By Gordon Williams
One of the many things Dana Evans does in Walla Walla WA is serve as president of the local chapter of the Exchange Club — a national service organization. Dana was presiding over an Exchange Club luncheon recently when she first learned of the urgent need for Red Cross volunteers in her community.
The plea for volunteers came from Lynne Calmus, senior volunteer recruitment specialist for the Red Cross Central and Southeastern Washington chapter. “We need to have a robust volunteer team in Walla Walla so that when disaster strikes we are ready to help,” Calmus said.
Dana was moved by Calmus’s appeal. She says she went home that night, talked it over with spouse Crystal Evans and the couple signed up as Red Cross volunteers. “We agreed it was something worth pursuing,” Dana says.
Now, Dana and Crystal are being trained as disaster responders and shelter workers — ready to assist at home fires or wildfires, or any other episode that requires a Red Cross response. Speaking of the training, Dana says, “It is quite the undertaking.”
Disaster responders in Walla Walla aren’t called out to serve as often as they would be in more populous areas. The population of Walla Walla is about 32,000 compared with 230,000 in Spokane and nearly 750,000 in Seattle. Disaster Action Teams (DAT) in Walla Walla respond to approximately two to three disasters a month — home fires for the most part, Calmus says.
Still, Red Cross volunteers are needed to shelter and assist victims after a disasters large and small. Besides home fires, there are the wildfires that can burn near the town, plus flooding and storms. DAT teams would be called out for any of those incidents.
Michele Roth, executive director of the Red Cross chapter that includes Walla Walla, makes the point that the whole community benefits from having committed and trained disaster responders. “When disaster strikes a small town or less populated area, we will immediately hear from members of the community, she says. “Everyone wants to help. Getting trained as a DAT member or Disaster Shelter Associate puts them into a position to do just that. The training prepares you to step right in when and where you’re needed.”
Calmus says that beyond responding to disasters, volunteers transport blood from the Red Cross blood collection center in Yakima to hospitals in Walla Walla. Red Cross volunteers also traditionally provide assistance at the veterans home and medical center in Walla Walla. The need to isolate during the pandemic has kept the Red Cross from going inside the veterans facility, but Calmus says that’s about to change. “We’re ramping up to start serving the veterans again,” she says.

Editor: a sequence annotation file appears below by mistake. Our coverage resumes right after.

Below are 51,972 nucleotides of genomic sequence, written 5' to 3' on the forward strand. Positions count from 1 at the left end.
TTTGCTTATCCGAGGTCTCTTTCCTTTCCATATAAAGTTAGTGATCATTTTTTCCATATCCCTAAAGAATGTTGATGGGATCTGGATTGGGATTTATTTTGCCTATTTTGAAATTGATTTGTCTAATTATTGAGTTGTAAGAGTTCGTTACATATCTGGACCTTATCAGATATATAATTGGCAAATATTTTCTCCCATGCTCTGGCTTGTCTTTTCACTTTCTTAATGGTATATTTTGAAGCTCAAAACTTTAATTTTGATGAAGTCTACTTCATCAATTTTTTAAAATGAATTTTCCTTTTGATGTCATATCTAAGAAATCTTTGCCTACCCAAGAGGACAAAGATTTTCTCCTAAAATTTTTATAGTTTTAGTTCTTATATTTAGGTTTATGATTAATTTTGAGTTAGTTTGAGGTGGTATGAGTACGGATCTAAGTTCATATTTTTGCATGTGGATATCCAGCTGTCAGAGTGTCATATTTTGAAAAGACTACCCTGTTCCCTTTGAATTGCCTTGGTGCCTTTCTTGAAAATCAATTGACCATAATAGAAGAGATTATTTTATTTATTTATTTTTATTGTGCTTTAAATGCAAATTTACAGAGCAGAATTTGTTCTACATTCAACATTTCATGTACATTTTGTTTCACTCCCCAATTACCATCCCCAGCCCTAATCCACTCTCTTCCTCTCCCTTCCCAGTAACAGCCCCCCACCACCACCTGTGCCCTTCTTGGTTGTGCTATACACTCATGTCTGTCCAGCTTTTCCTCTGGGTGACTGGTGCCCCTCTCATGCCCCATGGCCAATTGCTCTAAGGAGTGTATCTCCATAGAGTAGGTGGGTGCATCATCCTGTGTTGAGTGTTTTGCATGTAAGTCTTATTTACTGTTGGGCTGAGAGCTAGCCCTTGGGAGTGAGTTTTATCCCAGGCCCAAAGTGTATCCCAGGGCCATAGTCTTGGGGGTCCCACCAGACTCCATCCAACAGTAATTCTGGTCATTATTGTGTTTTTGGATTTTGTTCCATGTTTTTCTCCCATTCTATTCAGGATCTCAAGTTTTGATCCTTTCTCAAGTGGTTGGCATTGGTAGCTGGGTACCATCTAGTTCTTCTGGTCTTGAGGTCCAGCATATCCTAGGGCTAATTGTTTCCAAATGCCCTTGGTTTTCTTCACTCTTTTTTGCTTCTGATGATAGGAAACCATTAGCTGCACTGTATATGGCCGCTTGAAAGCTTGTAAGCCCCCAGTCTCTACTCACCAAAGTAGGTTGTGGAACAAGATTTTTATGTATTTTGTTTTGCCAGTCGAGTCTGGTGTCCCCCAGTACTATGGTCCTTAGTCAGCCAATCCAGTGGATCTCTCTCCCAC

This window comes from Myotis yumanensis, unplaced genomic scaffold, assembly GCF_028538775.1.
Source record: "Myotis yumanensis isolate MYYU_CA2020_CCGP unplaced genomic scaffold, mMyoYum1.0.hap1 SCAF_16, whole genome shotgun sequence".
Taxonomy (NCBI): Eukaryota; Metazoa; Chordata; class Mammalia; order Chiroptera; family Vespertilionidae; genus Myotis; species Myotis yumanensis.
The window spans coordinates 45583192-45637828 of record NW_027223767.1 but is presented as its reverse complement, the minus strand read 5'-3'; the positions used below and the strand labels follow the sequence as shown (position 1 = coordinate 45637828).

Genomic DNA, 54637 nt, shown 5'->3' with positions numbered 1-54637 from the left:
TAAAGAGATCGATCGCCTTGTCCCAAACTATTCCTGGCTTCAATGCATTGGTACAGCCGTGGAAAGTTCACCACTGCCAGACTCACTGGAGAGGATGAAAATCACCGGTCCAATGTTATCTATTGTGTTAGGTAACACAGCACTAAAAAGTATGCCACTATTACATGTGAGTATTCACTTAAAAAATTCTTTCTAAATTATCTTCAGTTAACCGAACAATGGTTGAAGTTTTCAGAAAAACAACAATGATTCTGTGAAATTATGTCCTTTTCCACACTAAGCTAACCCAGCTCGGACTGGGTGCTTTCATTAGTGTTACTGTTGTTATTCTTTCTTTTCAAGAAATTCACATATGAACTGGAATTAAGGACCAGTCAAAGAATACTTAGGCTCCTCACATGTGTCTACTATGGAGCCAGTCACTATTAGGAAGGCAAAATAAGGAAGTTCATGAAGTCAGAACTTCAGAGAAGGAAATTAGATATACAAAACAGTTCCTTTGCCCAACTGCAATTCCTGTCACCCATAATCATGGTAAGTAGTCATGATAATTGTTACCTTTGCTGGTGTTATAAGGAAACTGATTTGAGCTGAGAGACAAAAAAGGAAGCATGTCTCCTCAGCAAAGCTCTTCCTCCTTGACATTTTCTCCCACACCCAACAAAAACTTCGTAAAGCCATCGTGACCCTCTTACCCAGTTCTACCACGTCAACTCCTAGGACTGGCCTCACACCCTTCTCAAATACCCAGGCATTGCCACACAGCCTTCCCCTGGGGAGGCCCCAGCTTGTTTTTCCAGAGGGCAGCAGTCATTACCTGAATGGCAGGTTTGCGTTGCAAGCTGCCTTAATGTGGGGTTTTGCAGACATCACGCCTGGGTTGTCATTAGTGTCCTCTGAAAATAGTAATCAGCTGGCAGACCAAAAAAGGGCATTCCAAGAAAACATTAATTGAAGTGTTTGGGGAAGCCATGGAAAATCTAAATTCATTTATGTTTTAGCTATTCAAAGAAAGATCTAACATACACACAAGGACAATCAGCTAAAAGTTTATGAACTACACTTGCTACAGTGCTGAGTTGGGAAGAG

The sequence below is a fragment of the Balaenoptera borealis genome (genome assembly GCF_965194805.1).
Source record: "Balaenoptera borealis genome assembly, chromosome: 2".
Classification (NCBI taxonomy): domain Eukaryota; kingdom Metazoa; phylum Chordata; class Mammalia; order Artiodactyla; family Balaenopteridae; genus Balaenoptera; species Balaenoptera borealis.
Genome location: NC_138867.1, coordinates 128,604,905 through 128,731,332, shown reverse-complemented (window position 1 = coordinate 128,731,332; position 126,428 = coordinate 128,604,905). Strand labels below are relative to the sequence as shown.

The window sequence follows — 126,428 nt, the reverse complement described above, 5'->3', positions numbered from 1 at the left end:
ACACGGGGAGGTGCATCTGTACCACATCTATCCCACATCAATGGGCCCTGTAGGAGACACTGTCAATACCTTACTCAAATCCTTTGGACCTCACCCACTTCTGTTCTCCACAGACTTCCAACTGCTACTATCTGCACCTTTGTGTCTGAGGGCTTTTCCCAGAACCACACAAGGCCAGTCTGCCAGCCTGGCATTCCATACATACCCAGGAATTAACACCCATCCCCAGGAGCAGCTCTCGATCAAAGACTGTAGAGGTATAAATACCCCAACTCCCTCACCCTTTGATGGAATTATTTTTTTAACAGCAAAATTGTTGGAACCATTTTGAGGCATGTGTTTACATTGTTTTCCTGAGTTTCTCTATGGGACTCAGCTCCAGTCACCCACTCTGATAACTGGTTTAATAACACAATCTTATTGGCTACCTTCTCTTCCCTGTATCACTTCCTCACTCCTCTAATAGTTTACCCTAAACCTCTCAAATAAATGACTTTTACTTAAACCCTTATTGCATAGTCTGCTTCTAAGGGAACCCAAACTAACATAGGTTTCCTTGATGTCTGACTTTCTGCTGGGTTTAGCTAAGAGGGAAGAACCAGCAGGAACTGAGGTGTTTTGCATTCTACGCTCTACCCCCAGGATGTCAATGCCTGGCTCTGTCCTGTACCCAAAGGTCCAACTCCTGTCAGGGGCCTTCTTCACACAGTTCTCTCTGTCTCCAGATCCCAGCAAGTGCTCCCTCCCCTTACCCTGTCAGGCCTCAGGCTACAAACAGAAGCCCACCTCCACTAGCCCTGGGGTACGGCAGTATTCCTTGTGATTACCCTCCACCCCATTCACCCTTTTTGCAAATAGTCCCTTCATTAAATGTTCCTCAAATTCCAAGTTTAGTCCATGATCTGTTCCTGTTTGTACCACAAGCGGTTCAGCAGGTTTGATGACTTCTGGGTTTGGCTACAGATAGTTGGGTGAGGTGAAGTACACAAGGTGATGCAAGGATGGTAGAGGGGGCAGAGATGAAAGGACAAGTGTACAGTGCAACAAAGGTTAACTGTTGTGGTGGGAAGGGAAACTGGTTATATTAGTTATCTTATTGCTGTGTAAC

All those activities require trained Red Cross volunteers. That has Calmus out and about, using such events as the Exchange Club meeting to recruit volunteers. “We need to let the community know the Red Cross is still active in Walla Walla,” she says. So far she has four volunteers signed up and being trained — Dana and Crystal and two more.
Now Dana and Crystal have added the Red Cross training to what are already super-busy lives. Dana was trained as a lawyer but is now a banker in Walla Walla. A star soccer player in her college days, she now coaches the local high school’s girls soccer team. Her father set a family tradition of service, first in the Army and then as a police officer. Crystal teaches at the high school and also coaches the girls softball teams.
Asked why they added the Red Cross to schedules that are already busy, Dana explains, “We are looking forward to being part of something that is bigger than ourselves.”
Calmus looks far and wide in her search for Red Cross volunteers. When she decided the Walla Walla Exchange Club might be a good way to meet potential volunteers, she joined the club. She will be on scene seeking more recruits on May 14 during the annual Ducky Derby — an event that raises money to support child abuse prevention programs. “The Red Cross will have a table there,” Calmus says. “You can come by our table ask questions and learn about the Red Cross.”
If you can’t make it to the Ducky Derby, Calmus says, “You can call me at 509-316-1845. I will tell you everything you need to know about our need for volunteers at the Walla Walla Red Cross.” You can also go to redcross.org/volunteer and apply.